6 Ways Peter Identifies the Church: Part 3: Foreknown

The third distinguishing mark of the church is that they have been loved before the foundation of the world.

Before the world existed we were objects of God’s hesed loyal love.

The idea of foreknowledge is not simply that God had a factoid in his head about who we would be and what we would choose. Rather, the word emphasizes God’s act of affection toward his particular people before they were born and could do anything good or bad (Romans 9:11).

These opening verses in 1 Peter have reignited my passion for the sovereign grace of God.

There are basically two ways to understand the Church’s distinction from the world:

1) The Arminian would say that God’s election is his free grace toward all who believe in Jesus; he CHOOSES those who have faith in him. This concept of election emphasizes his choosing the KIND of people who would be in his kingdom, namely, those who have faith and repentance and believe in Jesus. From this perspective, God’s “purpose in election” is his decision to save repentant sinners rather than physical descendants of Abraham.

2) The Calvinist would say that God’s election means he chooses to save certain people prior to their personal decision to respond to him. This concept of election emphasizes his choosing specific people according to his free grace. He does not choose people because of their repentance and faith, but rather, people’s repentance and faith are a result of his choosing them.

We can learn a lot from the Arminian. To name a few:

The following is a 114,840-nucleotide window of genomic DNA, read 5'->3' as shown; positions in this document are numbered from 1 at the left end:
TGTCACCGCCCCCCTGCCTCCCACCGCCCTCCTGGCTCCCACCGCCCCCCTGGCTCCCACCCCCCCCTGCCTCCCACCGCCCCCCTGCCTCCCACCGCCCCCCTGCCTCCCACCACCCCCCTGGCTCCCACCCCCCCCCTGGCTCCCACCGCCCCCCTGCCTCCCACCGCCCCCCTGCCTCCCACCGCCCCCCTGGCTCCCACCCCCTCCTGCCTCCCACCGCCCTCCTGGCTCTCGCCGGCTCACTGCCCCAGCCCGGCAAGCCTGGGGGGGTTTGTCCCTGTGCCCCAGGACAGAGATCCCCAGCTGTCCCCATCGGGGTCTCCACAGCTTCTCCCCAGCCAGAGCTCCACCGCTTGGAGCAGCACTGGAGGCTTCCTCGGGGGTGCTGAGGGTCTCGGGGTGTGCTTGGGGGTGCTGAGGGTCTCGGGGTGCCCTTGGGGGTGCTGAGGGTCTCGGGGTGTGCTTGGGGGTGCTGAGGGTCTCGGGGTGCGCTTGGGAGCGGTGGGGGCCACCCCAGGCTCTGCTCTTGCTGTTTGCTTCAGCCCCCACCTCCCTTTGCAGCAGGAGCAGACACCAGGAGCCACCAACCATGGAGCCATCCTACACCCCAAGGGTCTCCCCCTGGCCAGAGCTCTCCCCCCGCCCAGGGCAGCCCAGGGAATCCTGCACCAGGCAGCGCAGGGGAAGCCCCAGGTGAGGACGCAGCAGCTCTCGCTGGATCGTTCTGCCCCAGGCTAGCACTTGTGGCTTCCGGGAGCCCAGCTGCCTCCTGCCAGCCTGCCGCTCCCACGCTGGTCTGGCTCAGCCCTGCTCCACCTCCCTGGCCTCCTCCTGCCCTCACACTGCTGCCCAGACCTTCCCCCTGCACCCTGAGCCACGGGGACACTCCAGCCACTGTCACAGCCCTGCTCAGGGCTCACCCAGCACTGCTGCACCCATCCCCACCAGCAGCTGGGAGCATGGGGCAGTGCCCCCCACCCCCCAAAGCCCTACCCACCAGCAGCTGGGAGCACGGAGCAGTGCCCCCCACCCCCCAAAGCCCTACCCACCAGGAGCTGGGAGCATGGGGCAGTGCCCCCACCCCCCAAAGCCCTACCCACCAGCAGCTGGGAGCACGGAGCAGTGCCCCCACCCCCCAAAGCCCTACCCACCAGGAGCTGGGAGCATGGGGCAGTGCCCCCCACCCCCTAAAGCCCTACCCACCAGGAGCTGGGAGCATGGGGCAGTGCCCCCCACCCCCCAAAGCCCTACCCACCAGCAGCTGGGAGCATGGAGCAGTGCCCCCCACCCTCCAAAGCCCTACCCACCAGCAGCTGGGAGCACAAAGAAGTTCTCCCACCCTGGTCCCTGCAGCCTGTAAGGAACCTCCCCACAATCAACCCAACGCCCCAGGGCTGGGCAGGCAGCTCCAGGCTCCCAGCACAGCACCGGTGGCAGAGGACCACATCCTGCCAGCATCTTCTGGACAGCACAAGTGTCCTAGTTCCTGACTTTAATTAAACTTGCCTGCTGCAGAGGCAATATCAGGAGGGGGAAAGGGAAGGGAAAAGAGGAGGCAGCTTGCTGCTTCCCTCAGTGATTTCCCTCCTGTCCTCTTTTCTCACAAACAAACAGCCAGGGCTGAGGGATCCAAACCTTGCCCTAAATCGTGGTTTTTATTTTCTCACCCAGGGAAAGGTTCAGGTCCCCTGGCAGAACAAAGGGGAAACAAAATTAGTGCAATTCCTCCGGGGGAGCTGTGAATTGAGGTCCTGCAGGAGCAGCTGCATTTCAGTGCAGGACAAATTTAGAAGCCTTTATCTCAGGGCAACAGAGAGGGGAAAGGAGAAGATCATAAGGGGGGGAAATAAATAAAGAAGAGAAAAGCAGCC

1) God saves all who call upon him (John 1:12, Rom 10:9)

2) Human choice is infinitely significant, and God holds all persons accountable for their decisions (Deut 28-29)

3) We are to call all people to faith and repentance (Acts 17:30)

4) God is all about love and relationship (1 John 4:8, 16)

In short, I love the way Arminians emphasize the significance of human will and choice. God is a God of Relationality and covenant love between a multiplicity of persons, each exercising a willing engagement with the other.

Sometimes Calvinist circles fail to recognize this and make God seem fatalistic. He is not.

Yet, that said,

1) The Bible clearly teaches that new birth precedes faith (1 John 5:1).

Jesus speaks of Peter’s faith as a gift from the Father by the Spirit (Matt 16:17).

2) The Bible explicitly connects people’s belief in Jesus to God’s choosing (Acts 13:48).

3) The Bible explicitly says 100% who are called are justified and glorified (Rom 8:29-30). This means there is a specific, selective call to a distinct group of people. Precisely the people Peter here calls “elect” and “foreknown.”

4) The Bible uses metaphors that intentionally exclude the operation of human volition to emphasize the freedom of God’s grace to save, like people being given a new heart and people being raised from the dead (Ezek 36; Jeremiah 31; Eph 2)

5) The Bible uses the image of the nation of Israel, who was chosen not because of their faith or volition but because of God’s freedom, as a metaphor for the Church (Deut 7:6-11).

I would gladly affirm the significance of human choice. And all the good Calvinists like Jonathan Edwards and John Calvin would too.

However, I would not affirm the significance of human choice to the exclusion of the realities below:

1) The reason I know Jesus is because God chose me.

2) The difference between me and my friend who hates God is not my choice, but rather God’s choice to not leave me in my hatred of God.

3) I owe Jesus everything.

My problem with Arminianism is that it tends to exclude the above realities and belittle the fullness of God’s grace toward those who believe.

I believe this excludes the biblical idea and weight of God’s foreknowledge.

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